Eric had us practice fin kicks where you leave the tips of your fins on the floor and raise your body up with an inhale and down with an exhale.  After we “mastered” this exercise, he showed us different fin kicks.  Most people do the flutter kick which tends to kick up sand and can disturb the sea life so we were learning alternative kicks that are less disruptive to the animals.

Types of Kicks:
  • Flutter kick
  • Modified Flutter kick
  • Frog Kick
  • Helicopter turn

After displaying our new skills, we used the modified flutter kick to get under the line, then helicopter around and swim back under the line without touching the line or the ground.

Next, we used the same kick to swim barely over the line, then we headed straight down (perpendicular to the ground, head first), then swam under the line belly up (tank closest to the ground).  Of course, I looked at him in disbelief when he demonstrated it and indicated I might not be able to do it, but to my surprise, I killed it!

The next skill I had heard about and swore I would never do – but here I am preparing to do it in front of 5 other people.  You swim slowly, just above the floor (18″), up to a spoon that has been buried in the sand (the top part of the spoon showing).  As you slowly approach the spoon, you gently nudge it with your regulator, then slowly and calmly remove your regulator, grab the spoon with your mouth, look at Eric, and then replace your regulator.  I am not sure what the spoon’s problem was but it kept evading my mouth or jumping out of my mouth- it was comedic for everyone but me. Goin in, miss, goin in again, miss, spoon flops on sand – try the entire move again.  Eventually, I got it, but man it was irritating.

For the last skill we slowly swam up to the mooring, 18″ off the floor, hovered at the mooring for 5 seconds.  We then used our breath to raise up over the mooring then headed upside down, holding for 5 count (basically doing a “U” around the mooring.

Mooring Block

Mooring Block – Not Eric’s, but similar.

When we came up to the surface, we were all surprised to learn that we had been down for 90 minutes!  It was an incredibly educational and useful session that we are all very grateful to have received.  It certainly should be included in the basic Open Water or at least in Advanced training – which it is not.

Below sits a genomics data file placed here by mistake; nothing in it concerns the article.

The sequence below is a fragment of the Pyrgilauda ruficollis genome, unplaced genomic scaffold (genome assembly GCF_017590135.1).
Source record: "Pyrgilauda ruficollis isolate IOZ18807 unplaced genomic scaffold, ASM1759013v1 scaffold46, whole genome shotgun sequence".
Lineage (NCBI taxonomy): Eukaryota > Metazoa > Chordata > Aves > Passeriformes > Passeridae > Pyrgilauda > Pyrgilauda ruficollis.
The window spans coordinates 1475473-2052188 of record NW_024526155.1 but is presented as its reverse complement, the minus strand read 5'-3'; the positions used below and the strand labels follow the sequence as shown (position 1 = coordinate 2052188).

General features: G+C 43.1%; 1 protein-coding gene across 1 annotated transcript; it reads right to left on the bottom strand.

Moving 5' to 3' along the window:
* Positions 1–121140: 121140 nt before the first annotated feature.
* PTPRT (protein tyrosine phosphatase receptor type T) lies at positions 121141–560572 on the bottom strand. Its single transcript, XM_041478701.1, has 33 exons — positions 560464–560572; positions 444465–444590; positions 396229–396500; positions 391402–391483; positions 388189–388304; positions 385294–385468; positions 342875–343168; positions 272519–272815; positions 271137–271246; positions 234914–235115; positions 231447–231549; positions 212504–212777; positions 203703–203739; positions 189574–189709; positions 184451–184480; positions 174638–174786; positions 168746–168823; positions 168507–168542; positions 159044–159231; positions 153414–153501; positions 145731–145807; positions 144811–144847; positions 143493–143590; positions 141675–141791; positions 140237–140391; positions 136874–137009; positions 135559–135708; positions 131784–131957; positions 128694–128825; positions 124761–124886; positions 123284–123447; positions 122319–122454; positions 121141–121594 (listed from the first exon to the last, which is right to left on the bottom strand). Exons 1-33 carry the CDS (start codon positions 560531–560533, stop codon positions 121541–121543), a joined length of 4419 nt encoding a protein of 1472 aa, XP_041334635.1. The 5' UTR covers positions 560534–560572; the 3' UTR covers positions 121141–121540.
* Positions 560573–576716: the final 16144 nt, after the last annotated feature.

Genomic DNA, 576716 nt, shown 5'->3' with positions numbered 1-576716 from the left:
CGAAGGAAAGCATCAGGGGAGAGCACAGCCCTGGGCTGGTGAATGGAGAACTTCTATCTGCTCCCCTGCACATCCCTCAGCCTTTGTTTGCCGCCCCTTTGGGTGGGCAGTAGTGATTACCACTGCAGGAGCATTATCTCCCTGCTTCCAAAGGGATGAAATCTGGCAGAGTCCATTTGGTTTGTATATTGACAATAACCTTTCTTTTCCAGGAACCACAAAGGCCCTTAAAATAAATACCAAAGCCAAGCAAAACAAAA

None the less I feel much more equipped to handle my buoyancy and look forward to putting my new skills to work while diving.

Matt upside down

Matt pretending to be a trunk fish – upside down.


Salt Pier dive

Me at the Salt Pier.

A Day out with Ad Astra

What do you get when you mix Germans, Norwegians, Canadians, American and Dutch folks?  A fantastic day of exploration, diving, laughing and celebrating.  Our new friends on Ad Astra (a 45′ Lagoon whose name means “to the stars”) invited 25 people on to their boat for a dive trip to Klein Bonaire.

The islet, which sits within the rough crescent formed by the main island, is 6 square kilometers (1,483 acres) and extremely flat, rising no more than two meters above the sea. The only structures on the island are some ruins of slave huts (small, single-room structures dating to the region’s period of slavery), and a small open shelter on the beach facing Bonaire.  During the period from 1868 to 1999, when Klein Bonaire was in private hands, it was stripped of its native trees resulting in a scrub growth across the island.  Several attempts were made to develop the island but where never successful.  Concerned locals formed The Foundation for the Preservation of Klein Bonaire (FPKB) and then they partnered with other concerned parties and government to successfully purchase it for 9 million Netherlands Antillean guilder (US$5 million). Klein Bonaire is now part of the Bonaire National Marine Park.[1] Long-term plans include reintroduction of the native vegetation.

From the mooring field, you can take your dinghy to Klein Bonaire but you will almost always encounter a bumpy, wet, and uncomfortable ride back to the mother ship.  So, having a large boat to travel in comfort among friends was a huge treat!  Eric, Kate and their two boys Kyle and Max were the perfect hosts providing a wide array of snacks, food, and beverages throughout the day.  There well equipped boat has an air compressor on it so we were even able to fill up our dive tanks to do my first two tank dive in Bonaire!

Ad Astra at her mooring

We had everyone bring their dinghy to Sugar Shack since we are moored right next to Ad Astra.  It sure looked like we were having a huge party with 6 dinks and a kayak tied off our stern – except the lights were out and nobody was home.